Firms have taken steps to improve their complaint handling, both as a result of own-initiative activities and of regulatory action. Firms should and could do more to deliver fair complaint handling and consistent outcomes. The FCA found weaknesses in each of the five key stages of a firm’s complaint handling (identifying a complaint; recording a complaint; internal reporting of a complaint; provision of redress; conducting a root cause analysis (RCA)). There are barriers in firms that hinder effective complaint handling. These fell into four categories: application of the FCA’s rules in the Dispute Resolution: Complaints Sourcebook of the FCA Handbook (DISP), cultural barriers, operational barriers, and barriers relating to MI and RCA.

In light of the findings, the working group made a number of recommendations (summarised in TR14/18) to the FCA for it to consider when formulating policy proposals. The FCA’s proposals are set out in CP14/30. Not all the recommendations put forth in TR14/18 have been formally proposed by the FCA, and this article focuses only on the proposals made in CP14/30.

Alternative Dispute Resolution Directive

The Directive is a minimum harmonisation directive. It applies to all sectors (not only financial services), and all businesses dealing directly with consumers. 

The Directive was introduced by the EU to give consumers greater access to redress, which the EU hopes will boost consumer confidence and encourage growth of the economy. Alternative dispute resolution (ADR) can be an attractive solution for many consumer disputes, as it is a low-cost and straightforward alternative to the courts. However, its availability within member states, and across the EU, is patchy and inconsistent.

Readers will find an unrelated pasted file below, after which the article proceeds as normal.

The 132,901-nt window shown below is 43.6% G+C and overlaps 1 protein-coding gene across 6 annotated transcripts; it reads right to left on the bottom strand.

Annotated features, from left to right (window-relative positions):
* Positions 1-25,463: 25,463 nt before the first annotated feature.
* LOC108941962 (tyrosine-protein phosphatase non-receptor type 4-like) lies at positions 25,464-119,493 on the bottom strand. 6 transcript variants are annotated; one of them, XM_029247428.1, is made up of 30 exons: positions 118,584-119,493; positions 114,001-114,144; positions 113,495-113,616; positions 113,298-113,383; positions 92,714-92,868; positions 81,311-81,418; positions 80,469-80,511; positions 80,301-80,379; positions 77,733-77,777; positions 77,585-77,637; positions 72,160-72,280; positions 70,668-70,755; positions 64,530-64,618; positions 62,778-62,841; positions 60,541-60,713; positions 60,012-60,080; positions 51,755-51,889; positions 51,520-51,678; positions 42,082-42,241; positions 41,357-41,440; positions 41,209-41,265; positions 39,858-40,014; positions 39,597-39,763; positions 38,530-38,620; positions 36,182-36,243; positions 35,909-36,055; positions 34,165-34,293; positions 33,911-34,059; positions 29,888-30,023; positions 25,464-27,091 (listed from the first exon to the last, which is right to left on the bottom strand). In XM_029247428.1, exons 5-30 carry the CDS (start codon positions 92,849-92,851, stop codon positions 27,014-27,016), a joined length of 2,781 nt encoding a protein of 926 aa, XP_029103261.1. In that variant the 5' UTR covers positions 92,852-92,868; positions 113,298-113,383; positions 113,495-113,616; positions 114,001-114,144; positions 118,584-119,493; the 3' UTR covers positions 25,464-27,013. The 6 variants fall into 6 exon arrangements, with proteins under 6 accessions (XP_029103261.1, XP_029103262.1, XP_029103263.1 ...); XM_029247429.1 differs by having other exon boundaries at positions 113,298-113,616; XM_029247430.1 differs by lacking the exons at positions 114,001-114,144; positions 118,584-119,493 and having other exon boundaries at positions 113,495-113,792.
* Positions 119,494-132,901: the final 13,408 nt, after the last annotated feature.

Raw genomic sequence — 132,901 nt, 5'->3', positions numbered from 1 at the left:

The ADR landscape in the UK reflects the EU patchwork in microcosm, as there are more than 70 different ADR schemes. In some sectors (such as financial services), use of ADR is mandatory, and a single public ADR body operates as ombudsman. In other sectors (such as telecoms), ADR is also mandatory, as businesses have to refer unresolved disputes to an ADR provider, but businesses have a choice of different private ADR providers with whom they must sign up. Outside the regulated sectors, there are various voluntary schemes which businesses, particularly in the home improvement sectors, may choose to join.